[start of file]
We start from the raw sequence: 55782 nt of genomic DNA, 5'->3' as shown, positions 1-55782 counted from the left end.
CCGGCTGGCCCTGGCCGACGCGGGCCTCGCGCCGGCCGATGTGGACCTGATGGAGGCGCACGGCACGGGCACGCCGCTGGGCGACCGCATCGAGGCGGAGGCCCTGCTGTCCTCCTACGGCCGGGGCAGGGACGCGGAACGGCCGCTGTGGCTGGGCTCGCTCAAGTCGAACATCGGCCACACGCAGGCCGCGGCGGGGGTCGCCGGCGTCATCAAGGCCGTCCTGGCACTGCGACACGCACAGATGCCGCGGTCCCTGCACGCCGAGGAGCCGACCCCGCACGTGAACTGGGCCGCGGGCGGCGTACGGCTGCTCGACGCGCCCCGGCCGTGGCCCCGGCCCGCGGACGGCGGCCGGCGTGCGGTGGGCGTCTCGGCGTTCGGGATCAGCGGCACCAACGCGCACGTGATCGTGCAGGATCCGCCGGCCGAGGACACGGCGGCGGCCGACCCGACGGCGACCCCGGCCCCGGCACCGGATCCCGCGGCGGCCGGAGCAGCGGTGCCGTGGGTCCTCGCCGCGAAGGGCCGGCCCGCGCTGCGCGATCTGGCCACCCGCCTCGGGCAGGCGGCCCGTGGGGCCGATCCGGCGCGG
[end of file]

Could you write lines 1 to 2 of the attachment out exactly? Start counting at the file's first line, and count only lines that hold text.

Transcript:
We start from the raw sequence: 55782 nt of genomic DNA, 5'->3' as shown, positions 1-55782 counted from the left end.
CCGGCTGGCCCTGGCCGACGCGGGCCTCGCGCCGGCCGATGTGGACCTGATGGAGGCGCACGGCACGGGCACGCCGCTGGGCGACCGCATCGAGGCGGAGGCCCTGCTGTCCTCCTACGGCCGGGGCAGGGACGCGGAACGGCCGCTGTGGCTGGGCTCGCTCAAGTCGAACATCGGCCACACGCAGGCCGCGGCGGGGGTCGCCGGCGTCATCAAGGCCGTCCTGGCACTGCGACACGCACAGATGCCGCGGTCCCTGCACGCCGAGGAGCCGACCCCGCACGTGAACTGGGCCGCGGGCGGCGTACGGCTGCTCGACGCGCCCCGGCCGTGGCCCCGGCCCGCGGACGGCGGCCGGCGTGCGGTGGGCGTCTCGGCGTTCGGGATCAGCGGCACCAACGCGCACGTGATCGTGCAGGATCCGCCGGCCGAGGACACGGCGGCGGCCGACCCGACGGCGACCCCGGCCCCGGCACCGGATCCCGCGGCGGCCGGAGCAGCGGTGCCGTGGGTCCTCGCCGCGAAGGGCCGGCCCGCGCTGCGCGATCTGGCCACCCGCCTCGGGCAGGCGGCCCGTGGGGCCGATCCGGCGCGG